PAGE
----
We dream that every one of the wild predators within striking distance will find all they need to eat in the forests and fields.
Even though we know that foxes and fishers and hawks are just trying to feed their families and nobody can be blamed for doing that, we are committed to protecting our flocks and herds from danger. We lock up our goats overnight and plug in the electric fence around the chickens and keep vigilant, but the best case scenario is that wild food will be so abundant that no hungry carnivores will ever come skulking around the barnyard.
We dream that the old tractor will keep on going forever.
It is held together with chewing gum and baling twine, and replacement parts are getting harder and harder to find. But we are used to it—the way the clutch goes real hard at that certain height, and that particular spot where the bucket lever grinds a little without easing just ever so slightly to the left—and besides, it’s paid for. In our wildest dreams, the old thing will never quit.
We dream that all the Japanese beetles and squash bugs and tomato hornworms will all find the taste of someone else’s gardens better than ours.
And while we’re at it, why not include all of the evil little beasties that like to fly, crawl, inch, and slither their way into our vegetable patches and avail themselves of a free meal—let’s dream of them all flying away to the land of the never returning.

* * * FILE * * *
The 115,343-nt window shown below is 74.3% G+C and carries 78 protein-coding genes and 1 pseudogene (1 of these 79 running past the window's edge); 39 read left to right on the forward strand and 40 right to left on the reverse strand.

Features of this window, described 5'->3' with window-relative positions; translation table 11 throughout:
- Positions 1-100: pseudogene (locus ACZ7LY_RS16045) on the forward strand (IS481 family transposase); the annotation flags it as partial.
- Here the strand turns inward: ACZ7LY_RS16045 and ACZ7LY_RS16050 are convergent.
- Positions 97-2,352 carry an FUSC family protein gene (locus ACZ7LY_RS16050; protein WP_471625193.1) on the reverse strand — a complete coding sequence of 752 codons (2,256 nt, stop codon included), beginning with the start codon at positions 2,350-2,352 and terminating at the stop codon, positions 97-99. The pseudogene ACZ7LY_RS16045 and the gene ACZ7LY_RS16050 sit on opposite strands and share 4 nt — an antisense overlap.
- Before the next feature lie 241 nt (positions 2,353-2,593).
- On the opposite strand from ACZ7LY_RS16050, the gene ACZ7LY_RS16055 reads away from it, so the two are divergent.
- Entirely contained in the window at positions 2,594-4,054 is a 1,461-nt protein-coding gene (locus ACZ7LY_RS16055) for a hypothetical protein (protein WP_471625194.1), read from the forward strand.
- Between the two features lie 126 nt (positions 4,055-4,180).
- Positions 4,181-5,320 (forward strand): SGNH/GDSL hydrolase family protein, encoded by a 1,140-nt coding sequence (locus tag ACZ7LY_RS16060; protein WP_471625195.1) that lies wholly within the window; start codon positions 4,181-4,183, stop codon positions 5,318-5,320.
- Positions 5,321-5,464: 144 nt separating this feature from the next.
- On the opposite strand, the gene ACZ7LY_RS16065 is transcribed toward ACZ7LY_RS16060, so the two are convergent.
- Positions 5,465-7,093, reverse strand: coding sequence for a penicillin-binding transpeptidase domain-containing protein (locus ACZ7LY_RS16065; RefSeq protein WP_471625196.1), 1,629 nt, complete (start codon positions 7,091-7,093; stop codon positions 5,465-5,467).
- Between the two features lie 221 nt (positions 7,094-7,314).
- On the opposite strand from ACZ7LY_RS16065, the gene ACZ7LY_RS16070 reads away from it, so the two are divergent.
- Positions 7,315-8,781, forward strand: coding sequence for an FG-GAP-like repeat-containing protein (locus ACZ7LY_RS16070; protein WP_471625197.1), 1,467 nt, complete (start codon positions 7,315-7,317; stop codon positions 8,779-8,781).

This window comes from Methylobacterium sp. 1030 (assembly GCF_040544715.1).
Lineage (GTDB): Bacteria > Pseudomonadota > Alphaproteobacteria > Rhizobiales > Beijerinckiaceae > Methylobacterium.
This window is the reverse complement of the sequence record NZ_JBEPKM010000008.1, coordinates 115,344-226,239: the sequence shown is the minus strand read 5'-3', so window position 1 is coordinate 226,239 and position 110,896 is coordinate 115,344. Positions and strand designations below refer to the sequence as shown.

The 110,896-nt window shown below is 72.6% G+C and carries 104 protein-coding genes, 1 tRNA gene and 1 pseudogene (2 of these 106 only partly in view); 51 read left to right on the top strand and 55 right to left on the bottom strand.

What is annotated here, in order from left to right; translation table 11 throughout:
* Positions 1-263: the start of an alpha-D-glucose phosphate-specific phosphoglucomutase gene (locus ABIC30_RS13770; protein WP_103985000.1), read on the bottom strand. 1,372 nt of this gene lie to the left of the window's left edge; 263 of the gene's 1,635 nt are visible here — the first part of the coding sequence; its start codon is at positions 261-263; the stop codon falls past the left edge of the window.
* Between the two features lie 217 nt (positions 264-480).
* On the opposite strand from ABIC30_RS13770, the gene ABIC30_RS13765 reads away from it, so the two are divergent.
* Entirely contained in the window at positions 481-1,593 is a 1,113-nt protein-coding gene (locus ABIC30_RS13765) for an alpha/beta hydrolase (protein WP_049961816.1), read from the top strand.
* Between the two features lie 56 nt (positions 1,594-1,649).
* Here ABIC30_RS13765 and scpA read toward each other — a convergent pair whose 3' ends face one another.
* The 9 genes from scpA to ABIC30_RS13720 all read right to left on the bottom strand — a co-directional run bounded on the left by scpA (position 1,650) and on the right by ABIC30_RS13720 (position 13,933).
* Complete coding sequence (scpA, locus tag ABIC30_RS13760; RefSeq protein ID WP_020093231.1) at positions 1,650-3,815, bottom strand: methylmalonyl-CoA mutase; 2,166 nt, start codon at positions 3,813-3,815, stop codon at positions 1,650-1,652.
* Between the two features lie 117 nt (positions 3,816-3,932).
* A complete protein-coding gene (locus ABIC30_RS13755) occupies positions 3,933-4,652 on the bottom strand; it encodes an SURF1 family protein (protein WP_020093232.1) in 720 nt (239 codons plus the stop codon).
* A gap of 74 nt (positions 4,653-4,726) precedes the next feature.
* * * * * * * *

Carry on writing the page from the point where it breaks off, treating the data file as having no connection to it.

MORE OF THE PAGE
We dream that no animal will suffer, ever.
We farm girls are earthy and realistic enough to know that births and deaths are inseparable from life itself. We accept that fact, but we wish for our pets and livestock what we wish for ourselves—which is not to unduly suffer as we all travel the journey of life. Pain and agony and misery are things we’d rather live without, and we dream of that for our animals as well.
We dream that all of our fences will always stay upright and latches will work properly until the end of time.
Yes, I said that with a straight face, as if it is not the most ridiculous item on this list. We farm girls know it is hilariously unrealistic. But let’s go ahead and dream it anyway.
We dream that every bee will find plenty of nectar and live happily ever after.
Without bees, there are no flowers. And without flowers, eventually everything dies. Plant life, animals that eat plants, animals that eat animals that eat plants. And us. We know that pollinators are at risk around the globe, and one of our fondest dreams is that they are able to bounce back somehow.
Who needs diamonds and Coach bags and Noguchi tables and villas on the Mediterranean? We farm girls are dreaming of bigger and better things. Out here on the farm, we wish for things that matter. Some of us might not mind having nice nails or a night out every once in a while, but we know when we have it good. And there is nothing finer than living and dreaming like a farm girl.
Want to see how a farm should look like? Take a tour with this video from Weed ’em & Reap: